In India 60-70% malaria is due to P. vivex which do not kill host but results discomfort and morbidity. It is more prevalent throughout Asia; but less is known about immune response of host against P. vivex as it resisted all attempts of culturing the parasite. P. cynomolgi is a simian malaria which is closely related to P. vivex in taxonomy and morphology. Hence it is regarded as a good model to study P. vivex infection as both share a similar clinical course of infection. At present vaccines are being developed at ICGEB against all stages of life cycle of the parasite but it is believed that an asexual blood stage vaccine is most likely to have the greatest impact on the disease.

(i) Expression of vaccine target antigens. The most successful vaccines have been based on attenuated or killed pathogens. Malaria vaccine is limited to well defined molecules which can induce protective immune responses and easily produced by recombinant DNA technology in various systems. Three important vaccine target antigens such as thrombospondin related adhesive protein (TRAP), apical membrane antigen (AMA) and erythrocyte binding protein (EBP) from P. cynomolgi have been cloned and sequenced (Table 5.1). To evaluate their vaccine potential, these antigens have been expressed in E.coli using pQE expression system. Each of these proteins was expressed at high levels as insoluble inclusion bodies. Protocols for the large scale production of the correctly folded PcTRAP have been developed. TRAP has a multidomain structure and localized on the cell surface of P. falciparum sporozoites.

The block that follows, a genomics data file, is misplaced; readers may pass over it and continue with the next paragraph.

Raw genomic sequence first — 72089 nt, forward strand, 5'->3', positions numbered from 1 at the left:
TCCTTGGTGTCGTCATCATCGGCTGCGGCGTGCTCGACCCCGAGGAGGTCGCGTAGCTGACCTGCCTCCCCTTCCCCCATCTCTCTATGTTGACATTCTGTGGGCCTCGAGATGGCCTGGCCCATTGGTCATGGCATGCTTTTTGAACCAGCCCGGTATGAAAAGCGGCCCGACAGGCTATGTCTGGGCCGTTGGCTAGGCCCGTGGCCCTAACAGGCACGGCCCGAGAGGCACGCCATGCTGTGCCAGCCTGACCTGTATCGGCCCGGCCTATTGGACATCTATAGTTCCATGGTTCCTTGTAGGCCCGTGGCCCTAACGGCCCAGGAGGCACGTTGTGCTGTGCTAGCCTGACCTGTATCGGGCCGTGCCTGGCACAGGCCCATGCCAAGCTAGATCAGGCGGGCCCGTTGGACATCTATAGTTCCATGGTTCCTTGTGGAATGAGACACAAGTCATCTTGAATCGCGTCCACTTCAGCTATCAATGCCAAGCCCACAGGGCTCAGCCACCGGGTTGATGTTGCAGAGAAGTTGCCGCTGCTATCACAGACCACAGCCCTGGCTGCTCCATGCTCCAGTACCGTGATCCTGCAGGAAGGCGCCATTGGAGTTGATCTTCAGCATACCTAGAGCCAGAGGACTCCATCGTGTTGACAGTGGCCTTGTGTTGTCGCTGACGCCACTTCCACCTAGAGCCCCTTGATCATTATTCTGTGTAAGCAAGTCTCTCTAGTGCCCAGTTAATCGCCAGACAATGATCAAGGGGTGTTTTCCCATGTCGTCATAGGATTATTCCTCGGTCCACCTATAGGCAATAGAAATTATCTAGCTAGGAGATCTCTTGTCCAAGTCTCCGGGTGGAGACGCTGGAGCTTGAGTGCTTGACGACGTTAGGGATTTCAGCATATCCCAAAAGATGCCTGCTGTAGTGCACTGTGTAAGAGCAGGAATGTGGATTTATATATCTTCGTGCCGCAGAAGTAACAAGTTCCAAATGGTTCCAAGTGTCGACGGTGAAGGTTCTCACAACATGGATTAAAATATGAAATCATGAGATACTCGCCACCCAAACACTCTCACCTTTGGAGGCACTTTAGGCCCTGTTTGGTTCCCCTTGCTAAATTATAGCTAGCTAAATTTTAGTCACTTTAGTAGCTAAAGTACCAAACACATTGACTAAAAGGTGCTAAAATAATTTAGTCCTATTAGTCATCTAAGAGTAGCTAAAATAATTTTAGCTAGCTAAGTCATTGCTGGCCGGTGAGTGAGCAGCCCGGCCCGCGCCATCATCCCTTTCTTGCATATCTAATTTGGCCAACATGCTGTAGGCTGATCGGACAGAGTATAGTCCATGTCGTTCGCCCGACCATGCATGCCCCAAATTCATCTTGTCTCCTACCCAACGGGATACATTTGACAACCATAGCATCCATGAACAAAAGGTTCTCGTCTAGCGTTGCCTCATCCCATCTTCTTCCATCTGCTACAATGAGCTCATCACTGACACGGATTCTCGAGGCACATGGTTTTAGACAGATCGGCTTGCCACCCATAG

(ii) Animal trials of malaria vaccines. The rhesus monkeys were immunized with recombinant PcTRAP, parasite lysate or adjuvant to study the protective efficacy. The antigens were delivered intramuscularly in three doses (500mg each) on 0, 42, and 62 days. Blood from immunized and unimmunized monkeys was collected on days 1, 14, 29, 52 and 70. High antibody titers (8-16 * 105 and above) were detected against PcTRAP and parasite lysate as measured by ELISA technique. Then immunized monkeys after injection with P. cynomolgi sporozoites (3 * 104) were protected from malaria (ICGEB, 1998).